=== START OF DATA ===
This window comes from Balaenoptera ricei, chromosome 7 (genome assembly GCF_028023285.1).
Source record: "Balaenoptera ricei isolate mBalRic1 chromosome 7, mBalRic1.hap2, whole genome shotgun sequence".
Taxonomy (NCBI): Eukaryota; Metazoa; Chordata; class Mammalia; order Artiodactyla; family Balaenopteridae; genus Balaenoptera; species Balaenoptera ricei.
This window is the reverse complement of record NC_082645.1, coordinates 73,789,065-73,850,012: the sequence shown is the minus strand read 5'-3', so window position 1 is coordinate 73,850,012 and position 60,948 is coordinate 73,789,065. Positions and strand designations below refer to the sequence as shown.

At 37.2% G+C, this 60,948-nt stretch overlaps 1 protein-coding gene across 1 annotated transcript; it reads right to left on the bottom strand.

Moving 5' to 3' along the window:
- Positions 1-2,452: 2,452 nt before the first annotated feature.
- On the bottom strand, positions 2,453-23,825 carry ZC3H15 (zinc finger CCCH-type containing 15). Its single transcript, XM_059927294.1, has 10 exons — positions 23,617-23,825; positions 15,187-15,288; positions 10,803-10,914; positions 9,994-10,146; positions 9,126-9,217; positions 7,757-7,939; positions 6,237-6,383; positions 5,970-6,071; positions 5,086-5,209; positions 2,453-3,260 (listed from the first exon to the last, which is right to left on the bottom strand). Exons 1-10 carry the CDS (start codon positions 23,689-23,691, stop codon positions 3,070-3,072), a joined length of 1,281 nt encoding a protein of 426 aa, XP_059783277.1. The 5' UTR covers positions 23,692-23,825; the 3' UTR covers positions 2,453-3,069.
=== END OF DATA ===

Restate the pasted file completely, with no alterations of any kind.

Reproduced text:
This window comes from Balaenoptera ricei, chromosome 7 (genome assembly GCF_028023285.1).
Source record: "Balaenoptera ricei isolate mBalRic1 chromosome 7, mBalRic1.hap2, whole genome shotgun sequence".
Taxonomy (NCBI): Eukaryota; Metazoa; Chordata; class Mammalia; order Artiodactyla; family Balaenopteridae; genus Balaenoptera; species Balaenoptera ricei.
This window is the reverse complement of record NC_082645.1, coordinates 73,789,065-73,850,012: the sequence shown is the minus strand read 5'-3', so window position 1 is coordinate 73,850,012 and position 60,948 is coordinate 73,789,065. Positions and strand designations below refer to the sequence as shown.

At 37.2% G+C, this 60,948-nt stretch overlaps 1 protein-coding gene across 1 annotated transcript; it reads right to left on the bottom strand.

Moving 5' to 3' along the window:
- Positions 1-2,452: 2,452 nt before the first annotated feature.
- On the bottom strand, positions 2,453-23,825 carry ZC3H15 (zinc finger CCCH-type containing 15). Its single transcript, XM_059927294.1, has 10 exons — positions 23,617-23,825; positions 15,187-15,288; positions 10,803-10,914; positions 9,994-10,146; positions 9,126-9,217; positions 7,757-7,939; positions 6,237-6,383; positions 5,970-6,071; positions 5,086-5,209; positions 2,453-3,260 (listed from the first exon to the last, which is right to left on the bottom strand). Exons 1-10 carry the CDS (start codon positions 23,689-23,691, stop codon positions 3,070-3,072), a joined length of 1,281 nt encoding a protein of 426 aa, XP_059783277.1. The 5' UTR covers positions 23,692-23,825; the 3' UTR covers positions 2,453-3,069.